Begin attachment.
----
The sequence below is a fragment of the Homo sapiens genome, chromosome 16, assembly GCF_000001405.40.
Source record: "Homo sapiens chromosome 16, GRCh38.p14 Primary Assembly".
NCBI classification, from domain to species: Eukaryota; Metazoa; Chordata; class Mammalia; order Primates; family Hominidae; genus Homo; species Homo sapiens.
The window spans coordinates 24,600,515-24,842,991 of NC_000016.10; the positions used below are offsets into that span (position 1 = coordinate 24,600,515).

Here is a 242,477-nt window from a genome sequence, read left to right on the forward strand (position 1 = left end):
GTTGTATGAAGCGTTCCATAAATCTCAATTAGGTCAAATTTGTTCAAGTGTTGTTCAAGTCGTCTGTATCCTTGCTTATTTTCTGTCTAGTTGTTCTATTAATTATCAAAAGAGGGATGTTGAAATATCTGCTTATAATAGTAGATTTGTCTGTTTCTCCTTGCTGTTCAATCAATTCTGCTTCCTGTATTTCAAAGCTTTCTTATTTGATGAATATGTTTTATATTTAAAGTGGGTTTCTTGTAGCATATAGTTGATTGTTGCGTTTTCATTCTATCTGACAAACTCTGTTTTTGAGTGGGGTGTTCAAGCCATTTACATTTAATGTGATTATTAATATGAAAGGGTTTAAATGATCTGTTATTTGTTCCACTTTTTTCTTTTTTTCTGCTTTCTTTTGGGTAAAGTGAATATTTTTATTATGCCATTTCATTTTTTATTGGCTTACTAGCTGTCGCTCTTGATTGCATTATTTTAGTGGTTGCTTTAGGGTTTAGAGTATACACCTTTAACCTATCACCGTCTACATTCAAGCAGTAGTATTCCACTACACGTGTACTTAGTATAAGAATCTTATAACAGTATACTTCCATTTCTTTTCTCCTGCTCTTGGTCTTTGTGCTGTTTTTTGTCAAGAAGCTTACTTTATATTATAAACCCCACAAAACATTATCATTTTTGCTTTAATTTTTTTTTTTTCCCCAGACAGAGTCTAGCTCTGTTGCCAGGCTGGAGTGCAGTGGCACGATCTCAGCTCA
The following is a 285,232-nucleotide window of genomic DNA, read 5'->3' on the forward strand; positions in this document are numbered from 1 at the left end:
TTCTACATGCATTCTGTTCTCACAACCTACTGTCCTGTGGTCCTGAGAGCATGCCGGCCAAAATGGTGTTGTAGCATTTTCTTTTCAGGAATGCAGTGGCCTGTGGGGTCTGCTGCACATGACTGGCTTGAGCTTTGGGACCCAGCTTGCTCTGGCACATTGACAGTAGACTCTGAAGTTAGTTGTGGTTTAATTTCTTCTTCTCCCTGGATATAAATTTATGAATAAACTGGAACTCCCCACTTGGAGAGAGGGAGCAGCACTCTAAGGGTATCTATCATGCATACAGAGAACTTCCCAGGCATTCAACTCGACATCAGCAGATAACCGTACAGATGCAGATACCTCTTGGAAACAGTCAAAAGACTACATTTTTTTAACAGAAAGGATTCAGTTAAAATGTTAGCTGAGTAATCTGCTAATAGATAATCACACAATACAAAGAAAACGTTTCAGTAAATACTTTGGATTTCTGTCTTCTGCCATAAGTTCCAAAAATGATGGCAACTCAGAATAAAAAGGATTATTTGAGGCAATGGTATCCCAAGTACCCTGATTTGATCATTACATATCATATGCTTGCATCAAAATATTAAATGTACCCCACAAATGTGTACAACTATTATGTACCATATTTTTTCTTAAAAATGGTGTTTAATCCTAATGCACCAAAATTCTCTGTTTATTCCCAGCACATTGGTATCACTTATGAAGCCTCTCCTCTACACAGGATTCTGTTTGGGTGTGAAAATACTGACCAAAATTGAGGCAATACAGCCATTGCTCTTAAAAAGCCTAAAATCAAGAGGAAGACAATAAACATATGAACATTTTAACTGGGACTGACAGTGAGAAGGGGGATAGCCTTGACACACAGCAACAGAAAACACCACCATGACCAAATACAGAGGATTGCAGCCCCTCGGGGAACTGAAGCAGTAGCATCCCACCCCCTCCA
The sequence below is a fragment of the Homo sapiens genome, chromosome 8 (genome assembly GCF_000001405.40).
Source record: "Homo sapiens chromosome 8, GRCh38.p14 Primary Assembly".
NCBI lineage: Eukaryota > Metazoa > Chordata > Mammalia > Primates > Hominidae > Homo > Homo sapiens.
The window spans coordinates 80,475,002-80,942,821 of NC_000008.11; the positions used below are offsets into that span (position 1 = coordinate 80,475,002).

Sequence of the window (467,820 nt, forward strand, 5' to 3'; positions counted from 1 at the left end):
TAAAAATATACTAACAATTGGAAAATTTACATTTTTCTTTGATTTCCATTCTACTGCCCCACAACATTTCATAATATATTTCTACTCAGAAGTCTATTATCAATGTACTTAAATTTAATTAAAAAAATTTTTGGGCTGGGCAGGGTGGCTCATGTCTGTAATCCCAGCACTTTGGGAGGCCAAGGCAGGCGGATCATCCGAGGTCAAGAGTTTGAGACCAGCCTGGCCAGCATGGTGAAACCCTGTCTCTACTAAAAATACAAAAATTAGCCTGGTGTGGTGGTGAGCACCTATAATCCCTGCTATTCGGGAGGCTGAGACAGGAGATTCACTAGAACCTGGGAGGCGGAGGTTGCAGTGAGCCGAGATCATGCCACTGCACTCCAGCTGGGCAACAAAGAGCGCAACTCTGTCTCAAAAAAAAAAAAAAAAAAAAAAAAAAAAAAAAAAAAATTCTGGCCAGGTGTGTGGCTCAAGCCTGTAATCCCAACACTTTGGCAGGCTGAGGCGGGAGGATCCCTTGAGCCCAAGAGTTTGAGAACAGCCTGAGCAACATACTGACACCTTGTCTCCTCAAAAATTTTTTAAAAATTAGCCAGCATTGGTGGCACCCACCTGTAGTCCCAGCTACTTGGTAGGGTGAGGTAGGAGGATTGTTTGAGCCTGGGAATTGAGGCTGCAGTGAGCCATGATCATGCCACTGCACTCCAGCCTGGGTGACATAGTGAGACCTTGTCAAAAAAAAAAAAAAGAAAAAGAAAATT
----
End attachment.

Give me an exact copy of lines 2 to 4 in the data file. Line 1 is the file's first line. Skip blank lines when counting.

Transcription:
Source record: "Homo sapiens chromosome 16, GRCh38.p14 Primary Assembly".
NCBI classification, from domain to species: Eukaryota; Metazoa; Chordata; class Mammalia; order Primates; family Hominidae; genus Homo; species Homo sapiens.
The window spans coordinates 24,600,515-24,842,991 of NC_000016.10; the positions used below are offsets into that span (position 1 = coordinate 24,600,515).